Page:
After he missed the shot that might have changed everything, after he watched it ping off the post and flick harmlessly away, Brendan Shanahan skated to the bench, balled his fists, and clapped himself on the head.
“I was thinking, ‘How did that not go in?’ ” Shanahan said Tuesday, as he drove to the airport for what may be the Red Wings’ final game of the season
— or their most courageous victory yet. “The net was so open and I was so sure, that as I skated away, I almost raised my arms to celebrate.”
Instead, he clapped his head. It has been that narrow a margin. Hands up in celebration. Hands clapped in frustration. Tonight, against Colorado at Denver’s Pepsi Center, the Red Wings will walk a razor’s edge between the two. An elimination game, in which all it takes is everything you have, but not all at once.
Can you imagine desiring something more than anything else in the world, but knowing that wanting it too much may repel you away, like two magnets trying to kiss?
“We can’t press. We can’t worry. We can’t be thinking, ‘Man, what happens if we lose?’ ” Shanahan said.
How the heart approaches what it yearns. Tonight will be the Wings’ most difficult emotional challenge, to dangle above the fires of elimination yet pretend they don’t feel the heat. Try doing that when the air is thin and your chest is heaving and your hair is soaked with sweat and nearly 20,000 fans are raining hate down on your head and your opponent — your annoyingly fast and opportunistic opponent — already has crept inside your brain and yanked a few wires and made you wonder about that which you were once so sure, that your team was better, that you were going to win?
Want it all, but not too much.
Passion? Meet patience.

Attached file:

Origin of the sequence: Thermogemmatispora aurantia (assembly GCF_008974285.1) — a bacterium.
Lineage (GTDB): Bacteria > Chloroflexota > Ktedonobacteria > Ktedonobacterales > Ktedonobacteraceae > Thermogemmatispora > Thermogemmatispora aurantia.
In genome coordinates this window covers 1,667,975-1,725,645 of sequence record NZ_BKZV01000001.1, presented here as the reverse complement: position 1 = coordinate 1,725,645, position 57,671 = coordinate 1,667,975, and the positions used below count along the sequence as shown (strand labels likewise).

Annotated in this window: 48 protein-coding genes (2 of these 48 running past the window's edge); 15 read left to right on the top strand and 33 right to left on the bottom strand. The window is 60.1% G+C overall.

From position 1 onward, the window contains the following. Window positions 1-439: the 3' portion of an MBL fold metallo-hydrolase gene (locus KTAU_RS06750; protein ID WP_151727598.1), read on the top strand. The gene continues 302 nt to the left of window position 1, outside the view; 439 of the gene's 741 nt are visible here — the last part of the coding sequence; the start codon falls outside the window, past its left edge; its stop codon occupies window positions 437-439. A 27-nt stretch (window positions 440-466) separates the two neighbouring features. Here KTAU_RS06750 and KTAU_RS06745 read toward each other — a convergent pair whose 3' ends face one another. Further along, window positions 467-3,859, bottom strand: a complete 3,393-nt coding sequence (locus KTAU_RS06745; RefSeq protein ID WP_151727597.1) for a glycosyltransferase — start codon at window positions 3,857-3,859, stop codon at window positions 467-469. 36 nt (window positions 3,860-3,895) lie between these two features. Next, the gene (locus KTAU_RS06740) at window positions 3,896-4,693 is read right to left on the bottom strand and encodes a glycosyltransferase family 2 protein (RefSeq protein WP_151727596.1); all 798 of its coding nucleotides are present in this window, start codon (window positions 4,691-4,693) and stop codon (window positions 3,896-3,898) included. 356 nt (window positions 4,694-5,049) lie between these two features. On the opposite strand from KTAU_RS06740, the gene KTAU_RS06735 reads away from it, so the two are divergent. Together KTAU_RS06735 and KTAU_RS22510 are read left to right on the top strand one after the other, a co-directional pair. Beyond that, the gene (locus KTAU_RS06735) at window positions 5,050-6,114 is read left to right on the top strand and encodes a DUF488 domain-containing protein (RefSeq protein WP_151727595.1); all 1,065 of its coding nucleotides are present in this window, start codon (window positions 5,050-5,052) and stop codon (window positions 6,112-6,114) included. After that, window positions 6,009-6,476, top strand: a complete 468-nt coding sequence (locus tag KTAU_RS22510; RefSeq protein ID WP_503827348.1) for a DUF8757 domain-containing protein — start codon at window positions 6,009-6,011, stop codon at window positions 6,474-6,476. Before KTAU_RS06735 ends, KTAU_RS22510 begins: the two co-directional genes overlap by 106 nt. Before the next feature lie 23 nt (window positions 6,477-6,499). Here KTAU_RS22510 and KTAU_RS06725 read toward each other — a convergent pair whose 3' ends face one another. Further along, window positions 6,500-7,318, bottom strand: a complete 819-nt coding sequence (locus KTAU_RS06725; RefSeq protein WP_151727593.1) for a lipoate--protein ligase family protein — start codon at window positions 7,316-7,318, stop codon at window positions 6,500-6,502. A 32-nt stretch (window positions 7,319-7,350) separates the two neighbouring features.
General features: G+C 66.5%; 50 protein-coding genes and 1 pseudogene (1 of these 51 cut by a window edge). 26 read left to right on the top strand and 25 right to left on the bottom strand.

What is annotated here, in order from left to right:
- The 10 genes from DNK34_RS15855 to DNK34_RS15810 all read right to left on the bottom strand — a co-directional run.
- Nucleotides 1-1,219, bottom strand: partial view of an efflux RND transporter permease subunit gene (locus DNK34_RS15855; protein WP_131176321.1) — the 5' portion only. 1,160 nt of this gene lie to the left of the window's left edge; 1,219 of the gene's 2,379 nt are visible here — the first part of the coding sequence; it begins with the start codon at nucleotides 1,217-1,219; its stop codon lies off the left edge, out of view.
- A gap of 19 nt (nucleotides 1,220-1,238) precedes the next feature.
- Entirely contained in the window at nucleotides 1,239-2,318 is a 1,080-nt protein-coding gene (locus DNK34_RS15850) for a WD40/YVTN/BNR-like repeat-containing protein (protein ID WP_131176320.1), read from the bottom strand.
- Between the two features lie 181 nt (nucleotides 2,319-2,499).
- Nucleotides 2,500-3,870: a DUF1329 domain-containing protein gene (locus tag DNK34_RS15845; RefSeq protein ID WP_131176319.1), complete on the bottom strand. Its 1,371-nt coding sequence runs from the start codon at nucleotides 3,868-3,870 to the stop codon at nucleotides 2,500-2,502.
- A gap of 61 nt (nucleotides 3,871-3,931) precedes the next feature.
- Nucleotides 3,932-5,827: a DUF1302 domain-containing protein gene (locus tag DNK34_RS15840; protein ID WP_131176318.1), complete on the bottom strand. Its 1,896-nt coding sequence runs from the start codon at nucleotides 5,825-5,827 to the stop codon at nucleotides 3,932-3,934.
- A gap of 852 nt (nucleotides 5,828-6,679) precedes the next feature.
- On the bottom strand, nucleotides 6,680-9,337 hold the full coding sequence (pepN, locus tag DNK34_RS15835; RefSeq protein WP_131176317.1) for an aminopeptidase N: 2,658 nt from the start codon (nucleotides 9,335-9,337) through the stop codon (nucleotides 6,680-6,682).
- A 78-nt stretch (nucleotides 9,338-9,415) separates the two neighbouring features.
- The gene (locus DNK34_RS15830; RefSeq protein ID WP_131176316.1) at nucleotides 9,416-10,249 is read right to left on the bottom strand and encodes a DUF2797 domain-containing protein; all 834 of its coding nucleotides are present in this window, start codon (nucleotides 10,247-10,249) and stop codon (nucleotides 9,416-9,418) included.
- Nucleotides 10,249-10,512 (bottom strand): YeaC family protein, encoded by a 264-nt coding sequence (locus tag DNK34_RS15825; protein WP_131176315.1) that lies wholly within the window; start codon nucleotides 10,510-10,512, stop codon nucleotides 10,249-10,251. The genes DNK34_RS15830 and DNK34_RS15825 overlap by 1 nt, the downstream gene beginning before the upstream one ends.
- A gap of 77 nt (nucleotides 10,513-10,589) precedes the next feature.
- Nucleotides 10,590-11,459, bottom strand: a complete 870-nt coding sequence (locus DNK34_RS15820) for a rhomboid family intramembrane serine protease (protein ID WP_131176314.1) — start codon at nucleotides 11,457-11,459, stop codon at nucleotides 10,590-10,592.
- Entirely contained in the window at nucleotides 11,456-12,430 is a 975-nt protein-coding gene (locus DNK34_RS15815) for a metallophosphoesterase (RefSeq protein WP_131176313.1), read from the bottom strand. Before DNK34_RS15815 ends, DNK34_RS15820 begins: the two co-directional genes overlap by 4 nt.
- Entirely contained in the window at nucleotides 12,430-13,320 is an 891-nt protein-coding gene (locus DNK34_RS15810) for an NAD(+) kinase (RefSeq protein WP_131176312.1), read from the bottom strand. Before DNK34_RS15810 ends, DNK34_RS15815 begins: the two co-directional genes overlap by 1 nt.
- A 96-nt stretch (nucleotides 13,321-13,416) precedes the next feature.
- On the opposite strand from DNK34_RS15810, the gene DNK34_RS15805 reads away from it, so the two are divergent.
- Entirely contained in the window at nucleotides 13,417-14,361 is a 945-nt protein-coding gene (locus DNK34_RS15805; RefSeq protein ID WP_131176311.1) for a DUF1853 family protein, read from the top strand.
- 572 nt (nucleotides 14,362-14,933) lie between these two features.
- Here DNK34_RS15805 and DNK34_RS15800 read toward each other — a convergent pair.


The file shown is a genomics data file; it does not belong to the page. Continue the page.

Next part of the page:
“After the game Monday night, our locker room was as angry as I’ve seen it all year,” Shanahan said. “We were angry because we felt we deserved to win, we were angry because we had them back on their heels, we were angry because we had all kinds of chances in their end — and then they get one rush, one lucky pass that isn’t even meant for the guy, one great chance, and they score.”
“And now we have to forget about it.”
It is no coincidence that the words “trying” and “dying” are only a few letters apart.
The missed opportunities
Perhaps no one has felt their intersection more in the Western Conference finals than Shanahan, a charismatic superstar who led the team in goals this regular season, and who has a career’s worth of depositing big pucks at big times. He’s won two Stanley Cups, he won an Olympic gold medal a few months ago, yet he has not scored in this series. And for some, that makes him symbolic of the failure of the Wings’ “big guns.”
On the other hand, Shanahan has had a number of huge chances — not the least of which was that shot with less than two minutes left Monday night, a shot which, on the replay, showed a defender’s stick nicking it just as he launched it at the net.
If Shanahan is getting shots like that, it means he is doing something right, and so are his teammates. In hockey, you worry first about chances, then about cashing in.